That is going to make it difficult to run your standard segmented AB style test here. Too many possible micro-segments to just enumerate them all, and even if you did, you wouldn’t have enough data to learn since most of the combinations would have few, if any, users in them (with just 30 binary user features – i.e.: mobile/not mobile - we wind up with a billion unique micro-segments.)
So if A/B tests aren’t going to work how can we learn what option is best for all of the combinations of targeting features we might encounter?
One way around having to write out all of the rules explicitly and run all those separate tests is to use mathematical functions to represent, or model, the relationship between the targeting features and how valuable each of the possible options are. How we go about selecting and calculating these relationships is the domain of Predictive Analytics.
As we add more targeting features, the number of conceptual rules will grow. A model, however, can take the place of all of these targeting rules. The model, then, is a compact way to represent all of the If/Then rules that we will need. So we might pass in the targeting features based on referrer, device type, and whether or not the customer is new. The general rule would look like:
If (Social | Mobile | New Customer) Then (‘A’ xor ‘B’)
And we would collect data just as we did in the previous situations. However, this time, rather than perform separate A/B tests, we would use the results for ‘A’ and ‘B’ to learn a model.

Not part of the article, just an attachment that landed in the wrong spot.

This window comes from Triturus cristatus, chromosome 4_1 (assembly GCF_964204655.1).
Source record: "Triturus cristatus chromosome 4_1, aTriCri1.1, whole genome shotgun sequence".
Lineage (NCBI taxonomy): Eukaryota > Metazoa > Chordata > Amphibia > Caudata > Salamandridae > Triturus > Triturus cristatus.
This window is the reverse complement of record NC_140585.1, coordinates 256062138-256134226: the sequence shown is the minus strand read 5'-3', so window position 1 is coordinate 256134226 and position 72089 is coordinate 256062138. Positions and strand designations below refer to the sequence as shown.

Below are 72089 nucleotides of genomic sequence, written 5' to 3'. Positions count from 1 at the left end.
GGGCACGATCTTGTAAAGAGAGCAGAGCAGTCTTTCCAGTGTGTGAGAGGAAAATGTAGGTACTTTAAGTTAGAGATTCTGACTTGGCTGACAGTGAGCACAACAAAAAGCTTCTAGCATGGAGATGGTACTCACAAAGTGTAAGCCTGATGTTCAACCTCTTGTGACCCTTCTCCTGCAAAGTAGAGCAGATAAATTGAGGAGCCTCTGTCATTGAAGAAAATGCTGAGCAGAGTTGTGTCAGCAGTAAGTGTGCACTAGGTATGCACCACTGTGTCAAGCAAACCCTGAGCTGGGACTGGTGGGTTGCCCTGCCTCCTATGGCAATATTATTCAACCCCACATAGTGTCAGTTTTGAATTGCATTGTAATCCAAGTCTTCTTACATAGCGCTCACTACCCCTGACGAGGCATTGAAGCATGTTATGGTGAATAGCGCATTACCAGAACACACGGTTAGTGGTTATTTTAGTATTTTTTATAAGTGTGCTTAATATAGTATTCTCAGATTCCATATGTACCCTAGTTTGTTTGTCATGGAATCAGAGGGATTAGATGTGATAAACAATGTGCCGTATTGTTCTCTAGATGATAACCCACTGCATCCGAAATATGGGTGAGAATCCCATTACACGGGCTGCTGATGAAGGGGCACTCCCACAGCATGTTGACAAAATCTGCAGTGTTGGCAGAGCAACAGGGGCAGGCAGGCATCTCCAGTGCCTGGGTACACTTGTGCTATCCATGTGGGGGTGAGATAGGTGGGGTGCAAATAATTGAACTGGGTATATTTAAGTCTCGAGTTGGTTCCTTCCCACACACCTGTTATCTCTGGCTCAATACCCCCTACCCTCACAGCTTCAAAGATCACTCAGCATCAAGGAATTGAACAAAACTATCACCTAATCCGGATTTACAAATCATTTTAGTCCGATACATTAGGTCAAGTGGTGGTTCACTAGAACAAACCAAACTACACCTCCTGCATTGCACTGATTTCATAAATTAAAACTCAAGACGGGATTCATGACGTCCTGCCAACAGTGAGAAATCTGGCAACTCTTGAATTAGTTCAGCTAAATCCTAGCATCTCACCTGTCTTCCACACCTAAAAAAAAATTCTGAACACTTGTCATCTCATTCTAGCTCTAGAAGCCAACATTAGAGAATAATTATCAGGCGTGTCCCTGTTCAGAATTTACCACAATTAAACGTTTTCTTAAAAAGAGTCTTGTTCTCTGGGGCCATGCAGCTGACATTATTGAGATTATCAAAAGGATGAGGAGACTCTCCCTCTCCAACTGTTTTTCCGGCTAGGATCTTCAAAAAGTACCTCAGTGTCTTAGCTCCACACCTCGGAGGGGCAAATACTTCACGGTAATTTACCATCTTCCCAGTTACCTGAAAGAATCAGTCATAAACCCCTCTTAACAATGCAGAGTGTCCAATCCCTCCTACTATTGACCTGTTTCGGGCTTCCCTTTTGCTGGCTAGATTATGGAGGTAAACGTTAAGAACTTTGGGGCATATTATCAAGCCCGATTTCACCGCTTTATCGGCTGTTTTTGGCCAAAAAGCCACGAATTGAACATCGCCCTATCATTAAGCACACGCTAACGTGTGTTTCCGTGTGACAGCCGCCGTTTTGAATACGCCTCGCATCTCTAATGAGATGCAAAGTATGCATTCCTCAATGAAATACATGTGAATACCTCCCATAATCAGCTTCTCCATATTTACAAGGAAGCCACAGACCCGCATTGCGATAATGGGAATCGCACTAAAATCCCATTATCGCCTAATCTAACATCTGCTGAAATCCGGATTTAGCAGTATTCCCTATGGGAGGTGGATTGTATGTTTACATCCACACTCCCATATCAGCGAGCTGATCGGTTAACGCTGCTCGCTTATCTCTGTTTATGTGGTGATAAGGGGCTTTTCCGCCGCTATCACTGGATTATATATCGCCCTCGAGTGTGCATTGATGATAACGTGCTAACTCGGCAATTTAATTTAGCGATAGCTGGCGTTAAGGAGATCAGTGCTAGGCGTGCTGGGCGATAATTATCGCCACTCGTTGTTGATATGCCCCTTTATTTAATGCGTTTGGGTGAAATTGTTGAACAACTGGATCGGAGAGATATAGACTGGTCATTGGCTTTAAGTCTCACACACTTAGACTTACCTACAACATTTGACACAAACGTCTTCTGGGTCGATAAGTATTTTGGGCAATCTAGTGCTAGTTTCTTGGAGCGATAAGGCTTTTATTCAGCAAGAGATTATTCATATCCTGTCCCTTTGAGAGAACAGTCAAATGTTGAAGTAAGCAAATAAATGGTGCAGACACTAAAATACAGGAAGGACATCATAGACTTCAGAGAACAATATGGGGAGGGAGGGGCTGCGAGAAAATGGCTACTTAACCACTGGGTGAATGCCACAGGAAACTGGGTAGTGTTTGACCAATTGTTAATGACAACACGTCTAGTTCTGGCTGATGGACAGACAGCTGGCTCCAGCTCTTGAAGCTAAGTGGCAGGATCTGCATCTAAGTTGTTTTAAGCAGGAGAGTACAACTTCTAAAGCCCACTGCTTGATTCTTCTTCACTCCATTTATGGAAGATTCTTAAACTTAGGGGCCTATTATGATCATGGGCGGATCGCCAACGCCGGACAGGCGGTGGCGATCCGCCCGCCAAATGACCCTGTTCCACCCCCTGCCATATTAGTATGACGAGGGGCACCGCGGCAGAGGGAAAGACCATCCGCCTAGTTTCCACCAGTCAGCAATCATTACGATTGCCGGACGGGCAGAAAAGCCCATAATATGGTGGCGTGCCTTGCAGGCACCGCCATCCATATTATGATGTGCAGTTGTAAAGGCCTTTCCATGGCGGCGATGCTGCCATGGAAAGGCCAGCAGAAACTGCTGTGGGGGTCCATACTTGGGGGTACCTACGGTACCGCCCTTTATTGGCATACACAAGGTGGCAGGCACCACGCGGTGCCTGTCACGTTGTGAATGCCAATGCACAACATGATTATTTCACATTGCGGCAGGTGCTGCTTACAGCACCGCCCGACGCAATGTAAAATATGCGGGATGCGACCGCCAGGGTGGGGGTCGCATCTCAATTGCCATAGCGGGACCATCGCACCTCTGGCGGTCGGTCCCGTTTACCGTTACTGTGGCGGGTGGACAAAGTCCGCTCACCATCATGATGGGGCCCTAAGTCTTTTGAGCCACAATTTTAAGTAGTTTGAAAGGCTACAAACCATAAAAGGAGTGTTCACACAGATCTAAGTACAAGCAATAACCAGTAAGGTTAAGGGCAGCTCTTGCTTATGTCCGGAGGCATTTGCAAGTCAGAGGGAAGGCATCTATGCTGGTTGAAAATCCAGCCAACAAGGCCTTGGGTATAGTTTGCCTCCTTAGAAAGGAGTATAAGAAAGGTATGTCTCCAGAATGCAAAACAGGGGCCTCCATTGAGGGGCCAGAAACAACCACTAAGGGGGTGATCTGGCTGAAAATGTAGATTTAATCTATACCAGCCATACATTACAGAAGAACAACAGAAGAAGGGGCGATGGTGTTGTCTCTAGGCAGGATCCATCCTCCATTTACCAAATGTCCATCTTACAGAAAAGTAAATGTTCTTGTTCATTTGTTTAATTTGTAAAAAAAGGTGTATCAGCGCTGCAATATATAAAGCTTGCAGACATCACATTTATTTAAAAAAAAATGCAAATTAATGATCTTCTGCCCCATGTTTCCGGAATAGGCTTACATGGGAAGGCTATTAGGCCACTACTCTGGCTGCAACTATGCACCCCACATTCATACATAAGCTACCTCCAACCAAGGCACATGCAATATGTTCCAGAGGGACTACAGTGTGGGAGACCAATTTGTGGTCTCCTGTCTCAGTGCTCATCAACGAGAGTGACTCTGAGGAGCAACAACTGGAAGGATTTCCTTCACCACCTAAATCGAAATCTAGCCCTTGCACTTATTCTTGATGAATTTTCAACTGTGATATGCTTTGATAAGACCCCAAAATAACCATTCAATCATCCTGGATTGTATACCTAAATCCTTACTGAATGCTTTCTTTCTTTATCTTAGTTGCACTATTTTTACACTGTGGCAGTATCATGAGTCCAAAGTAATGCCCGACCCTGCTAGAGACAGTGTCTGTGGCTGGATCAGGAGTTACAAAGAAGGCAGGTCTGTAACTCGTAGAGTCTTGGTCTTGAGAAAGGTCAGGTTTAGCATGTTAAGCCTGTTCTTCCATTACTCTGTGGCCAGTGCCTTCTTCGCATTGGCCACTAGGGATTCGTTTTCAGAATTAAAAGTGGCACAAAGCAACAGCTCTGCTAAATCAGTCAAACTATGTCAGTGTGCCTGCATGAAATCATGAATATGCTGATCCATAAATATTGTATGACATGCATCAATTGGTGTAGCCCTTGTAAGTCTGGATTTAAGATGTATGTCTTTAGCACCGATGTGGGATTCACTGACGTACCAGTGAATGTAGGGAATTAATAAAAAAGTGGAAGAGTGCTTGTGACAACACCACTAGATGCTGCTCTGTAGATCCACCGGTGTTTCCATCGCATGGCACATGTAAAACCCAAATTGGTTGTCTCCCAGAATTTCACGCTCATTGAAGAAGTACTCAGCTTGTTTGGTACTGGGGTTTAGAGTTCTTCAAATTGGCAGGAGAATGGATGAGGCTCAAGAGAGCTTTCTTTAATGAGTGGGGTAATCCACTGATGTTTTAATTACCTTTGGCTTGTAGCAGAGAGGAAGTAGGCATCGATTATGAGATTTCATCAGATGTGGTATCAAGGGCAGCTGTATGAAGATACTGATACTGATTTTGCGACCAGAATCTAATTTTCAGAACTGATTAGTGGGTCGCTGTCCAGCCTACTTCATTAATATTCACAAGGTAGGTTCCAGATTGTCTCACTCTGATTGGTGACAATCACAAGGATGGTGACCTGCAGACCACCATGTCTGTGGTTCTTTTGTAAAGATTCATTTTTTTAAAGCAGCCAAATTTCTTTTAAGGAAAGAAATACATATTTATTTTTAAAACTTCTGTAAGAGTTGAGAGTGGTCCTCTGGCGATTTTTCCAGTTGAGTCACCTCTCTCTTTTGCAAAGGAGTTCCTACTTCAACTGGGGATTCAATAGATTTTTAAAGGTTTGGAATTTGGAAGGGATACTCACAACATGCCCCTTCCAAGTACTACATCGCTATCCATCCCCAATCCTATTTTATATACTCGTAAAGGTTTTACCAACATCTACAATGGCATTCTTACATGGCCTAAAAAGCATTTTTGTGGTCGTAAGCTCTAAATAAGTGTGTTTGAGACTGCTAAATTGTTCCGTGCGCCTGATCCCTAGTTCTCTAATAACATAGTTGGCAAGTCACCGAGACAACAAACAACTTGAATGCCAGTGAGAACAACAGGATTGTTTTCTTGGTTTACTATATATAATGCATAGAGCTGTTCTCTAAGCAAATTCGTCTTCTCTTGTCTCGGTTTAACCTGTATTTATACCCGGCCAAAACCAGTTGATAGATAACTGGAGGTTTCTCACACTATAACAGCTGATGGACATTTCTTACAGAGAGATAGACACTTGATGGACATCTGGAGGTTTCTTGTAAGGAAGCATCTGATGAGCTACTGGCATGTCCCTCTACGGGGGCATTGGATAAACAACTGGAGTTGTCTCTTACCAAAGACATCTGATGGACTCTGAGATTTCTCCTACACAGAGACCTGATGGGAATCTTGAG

And this simple model might look like:
Value(A)= Base value of A + value of Social on A + value of Mobile on A + value of new customer on A
Value(B)= Base value of B + value of Social on B + value of Mobile on B + value of new customer on B
We still need to collect data on how well both A and B are performing, but rather than separating the results based on each unique segment, using some simplifying assumptions, we blend, or share the learning over the features.
Once the model has been learned, to get the best results in our application, we need to just select the option that has the highest value, for whatever input we pass to the model. So if ‘B’ is the better choice when both Social and Mobile are both present our rule would look like:
If Value(B| Social and Mobile) > Value(A| Social and Mobile) Then ‘B’
Putting it all together with Optimization
As we mentioned earlier Optimization is the process of selecting the most valuable rules from a list of possible rules. The optimal solution is the one that both discovers the best rules, but does so in the least amount of time, so that we may apply our rules as soon as possible.
The graphic above attempts to put it all together. The optimization process runs as follows:
- Observe data about the user.
- Ask the model which option it thinks has the highest value. Early on, the model may not have much information to answer this, so it may just suggest randomly selecting from our options so that it can learn a bit more.
- Based on the models suggestions, select from the possible options.
- After the selected option has been used for the user’s experience, observe user behavior.
- Send back the results (sales, downloads, etc.) to the model so that it can update its internal value of selecting that option when we observe the targeting data.
Over time, as the model builds up its learning, we can stop randomly selecting options, and instead select the option that our predictive model indicates has the highest value for the observed targeting data.
So for targeted optimization, we start off with all of the possible targeting rules that can be represented by our model – a huge number. As we learn the impact of each of the options, we begin to tune the model. This tuning is actually weeding out the poorly performing rules. Hopefully, over time, our model will converge (finish learning), and what we will be left with is the set of the most valuable targeting rules that we can use to improve our users’ experiences.